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Culture Counts (Brief Encounters) Hardcover – May 1, 2007
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From the Publisher
- Robert H. Bork
Boldly standing up to today's nihilisms and debasements of taste. CULTURE COUNTS offers a noble and compelling defense of high culture and the centrality of rich aesthetic experience for a full human life. The wisdom of Roger Scruton's judgments and the elegance of his prose are themselves powerful evidence for the truth of his thesis. Bravo.
- Leon R. Kass Harding Professor, The Committee on Social Thought, The University of Chicago; Hertog Fellow, The American Enterprise Institute
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Top Customer Reviews
The idea I found most intriguing is that no information is superfluous or unworthy of accumulation. Almost every fact we gather in life adds to our general understanding of the world and is, thus, invaluable. Most people don't seem to comprehend this and act as if they are above many things and many individuals. Such attitudes are counter-productive, and are what make an ignoramus an ignoramus. The intrinsic merits of contemplation are today largely forgotten, but not to Mr. Scruton. He reminds us Aristotle regarded contemplation as being the highest good. I also appreciated his short section on the importance of laughter and the way it saves us from despair.
My only criticism is that, at just over 100 pages, Culture Counts is really more of an extended essay than a complete book. Twenty dollars is too expensive a price in my opinion. Of course, the great thing about Amazon is that stuff always sells at a discount here. Furthermore, the z shops have been a godsend for my wallet and I am sure they have been for yours as well.
Scruton is equally provocative in suggesting that current education has things just backwards. To him, the purpose of education is not merely the private benefit to the student, but rather the benefit to the culture, of which a truly educated student will himself be a future guardian. (Pace, John Dewey!)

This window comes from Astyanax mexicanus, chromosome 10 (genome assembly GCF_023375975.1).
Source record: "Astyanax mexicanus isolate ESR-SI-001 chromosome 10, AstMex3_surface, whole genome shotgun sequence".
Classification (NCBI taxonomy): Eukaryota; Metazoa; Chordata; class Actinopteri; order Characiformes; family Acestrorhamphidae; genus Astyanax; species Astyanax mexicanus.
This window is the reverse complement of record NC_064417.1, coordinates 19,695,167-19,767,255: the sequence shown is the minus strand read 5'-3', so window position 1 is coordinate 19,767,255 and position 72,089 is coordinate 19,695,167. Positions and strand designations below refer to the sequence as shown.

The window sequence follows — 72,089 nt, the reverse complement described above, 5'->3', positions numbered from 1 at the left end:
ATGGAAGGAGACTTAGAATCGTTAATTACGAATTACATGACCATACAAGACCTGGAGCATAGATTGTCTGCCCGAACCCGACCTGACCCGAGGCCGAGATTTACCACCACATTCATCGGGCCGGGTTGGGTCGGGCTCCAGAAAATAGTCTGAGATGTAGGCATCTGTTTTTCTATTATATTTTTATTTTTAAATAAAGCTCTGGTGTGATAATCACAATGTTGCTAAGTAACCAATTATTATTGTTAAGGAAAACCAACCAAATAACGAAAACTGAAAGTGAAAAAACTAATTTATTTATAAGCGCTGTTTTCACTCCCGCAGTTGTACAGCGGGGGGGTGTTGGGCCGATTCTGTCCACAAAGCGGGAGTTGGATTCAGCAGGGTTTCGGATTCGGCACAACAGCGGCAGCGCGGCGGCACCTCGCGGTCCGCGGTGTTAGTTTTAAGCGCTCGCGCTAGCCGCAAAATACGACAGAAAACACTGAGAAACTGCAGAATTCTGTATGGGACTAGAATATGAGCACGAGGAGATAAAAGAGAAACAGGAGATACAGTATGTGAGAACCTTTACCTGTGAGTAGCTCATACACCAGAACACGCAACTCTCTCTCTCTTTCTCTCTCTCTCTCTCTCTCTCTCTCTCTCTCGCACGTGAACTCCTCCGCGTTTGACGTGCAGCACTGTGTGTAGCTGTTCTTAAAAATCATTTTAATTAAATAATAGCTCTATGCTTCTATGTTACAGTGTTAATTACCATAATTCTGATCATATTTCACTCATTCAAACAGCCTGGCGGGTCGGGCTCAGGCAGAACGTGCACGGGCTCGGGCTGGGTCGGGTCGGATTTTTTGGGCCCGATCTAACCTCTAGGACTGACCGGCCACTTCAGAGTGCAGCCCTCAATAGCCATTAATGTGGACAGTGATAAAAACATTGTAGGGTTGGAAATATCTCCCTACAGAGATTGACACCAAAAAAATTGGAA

Finally, it should be pointed out that Scruton is as versed in contemporary art, architecture, music and literature as he is in the traditional, and thus he does not follow his serious analysis with a counsel of impotence and despair, seeing instead convincing "rays of hope" in such current practitioners as, for example, Jacob Collins, Quinlan Terry, David del Tredici, Ian McEwan, Michel Houellebecq, Alain Finkelkraut, Tom Stoppard, Alan Bennett, Paul Johnson, Gertrude Himmelfarb, and James Wood.
to Western culture's two current threats: radical Islam and,
from within, multiculturalism. To that end he offers up an
examination of just what culture is: its origins and importance
for a civilization.
In a compact (108pp) format of seven chapters, Scruton discusses
the development of cultures generally, using relevant topics from
philosophy and religion, anthropology, and general history. When
commenting on Western Culture in particular, he offers up specific
examples of both popular and high culture drawn from literature
and drama, painting, architecture, and music. In the chapter
"Culture Wars" aim is taken at several factions of the
The book is quite readable. However, for those only at the level of
interested layman (such as myself), there are some passages that wend
off into the esoteric. Fortunately, these excursions are few and
brief, and they did nothing to dissuade me from enjoying the book a
second time several weeks later.
Most Recent Customer Reviews
In this wide-ranging book Roger Scruton defends the high culture of Western civilization and argues for why it matters. Read morePublished on July 22, 2013 by R. M. Peterson
Excellent book that discusses the value of culture, especially high culture, when it is so common these days to ridicule it.Published on October 5, 2011 by Rick Lilla
Lets face the truth: our universities now undermine western culture. Our universities and our chattering classes argue "that there is no objective procedure, no authority, no... Read morePublished on October 18, 2009 by Jeri
The book brings out the truth about our society. We as a nation tend to forget the white man and white woman in the early years and that they are eating the fruit of the labors of... Read morePublished on July 14, 2009 by Bonnie L. Abendschoen
Roger Scruton's book, I think, is slightly mistitled. The subtitle should probably read something like: "on the importance of education as a furtherance of cultural knowledge. Read morePublished on June 23, 2009 by Kevin Currie-Knight